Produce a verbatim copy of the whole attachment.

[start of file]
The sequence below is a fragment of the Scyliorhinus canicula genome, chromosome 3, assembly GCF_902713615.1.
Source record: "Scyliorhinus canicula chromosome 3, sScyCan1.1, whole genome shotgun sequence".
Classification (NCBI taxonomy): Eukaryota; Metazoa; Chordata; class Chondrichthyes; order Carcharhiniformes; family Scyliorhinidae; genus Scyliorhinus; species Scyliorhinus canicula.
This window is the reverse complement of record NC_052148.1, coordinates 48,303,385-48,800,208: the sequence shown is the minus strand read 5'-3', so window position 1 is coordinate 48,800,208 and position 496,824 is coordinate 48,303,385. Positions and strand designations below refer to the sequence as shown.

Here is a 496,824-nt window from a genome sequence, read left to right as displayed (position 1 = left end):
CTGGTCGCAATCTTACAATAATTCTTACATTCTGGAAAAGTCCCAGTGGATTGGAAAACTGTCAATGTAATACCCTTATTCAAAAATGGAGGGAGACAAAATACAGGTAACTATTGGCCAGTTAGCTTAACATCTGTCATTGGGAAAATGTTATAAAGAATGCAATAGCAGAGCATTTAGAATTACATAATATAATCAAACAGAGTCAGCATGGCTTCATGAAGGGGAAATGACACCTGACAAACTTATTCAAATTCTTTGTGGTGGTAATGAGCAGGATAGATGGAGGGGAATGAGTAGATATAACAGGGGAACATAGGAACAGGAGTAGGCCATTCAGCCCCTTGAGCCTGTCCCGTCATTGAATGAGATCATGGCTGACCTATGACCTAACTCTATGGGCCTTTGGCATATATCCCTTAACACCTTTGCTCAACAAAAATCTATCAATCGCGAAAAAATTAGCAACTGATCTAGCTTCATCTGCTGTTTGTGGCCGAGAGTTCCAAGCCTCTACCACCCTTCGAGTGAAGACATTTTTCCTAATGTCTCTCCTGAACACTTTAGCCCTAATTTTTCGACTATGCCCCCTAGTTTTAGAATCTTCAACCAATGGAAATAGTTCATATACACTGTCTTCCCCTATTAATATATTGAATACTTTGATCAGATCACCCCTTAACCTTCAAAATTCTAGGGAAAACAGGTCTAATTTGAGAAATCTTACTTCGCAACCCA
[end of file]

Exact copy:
The sequence below is a fragment of the Scyliorhinus canicula genome, chromosome 3, assembly GCF_902713615.1.
Source record: "Scyliorhinus canicula chromosome 3, sScyCan1.1, whole genome shotgun sequence".
Classification (NCBI taxonomy): Eukaryota; Metazoa; Chordata; class Chondrichthyes; order Carcharhiniformes; family Scyliorhinidae; genus Scyliorhinus; species Scyliorhinus canicula.
This window is the reverse complement of record NC_052148.1, coordinates 48,303,385-48,800,208: the sequence shown is the minus strand read 5'-3', so window position 1 is coordinate 48,800,208 and position 496,824 is coordinate 48,303,385. Positions and strand designations below refer to the sequence as shown.

Here is a 496,824-nt window from a genome sequence, read left to right as displayed (position 1 = left end):
CTGGTCGCAATCTTACAATAATTCTTACATTCTGGAAAAGTCCCAGTGGATTGGAAAACTGTCAATGTAATACCCTTATTCAAAAATGGAGGGAGACAAAATACAGGTAACTATTGGCCAGTTAGCTTAACATCTGTCATTGGGAAAATGTTATAAAGAATGCAATAGCAGAGCATTTAGAATTACATAATATAATCAAACAGAGTCAGCATGGCTTCATGAAGGGGAAATGACACCTGACAAACTTATTCAAATTCTTTGTGGTGGTAATGAGCAGGATAGATGGAGGGGAATGAGTAGATATAACAGGGGAACATAGGAACAGGAGTAGGCCATTCAGCCCCTTGAGCCTGTCCCGTCATTGAATGAGATCATGGCTGACCTATGACCTAACTCTATGGGCCTTTGGCATATATCCCTTAACACCTTTGCTCAACAAAAATCTATCAATCGCGAAAAAATTAGCAACTGATCTAGCTTCATCTGCTGTTTGTGGCCGAGAGTTCCAAGCCTCTACCACCCTTCGAGTGAAGACATTTTTCCTAATGTCTCTCCTGAACACTTTAGCCCTAATTTTTCGACTATGCCCCCTAGTTTTAGAATCTTCAACCAATGGAAATAGTTCATATACACTGTCTTCCCCTATTAATATATTGAATACTTTGATCAGATCACCCCTTAACCTTCAAAATTCTAGGGAAAACAGGTCTAATTTGAGAAATCTTACTTCGCAACCCA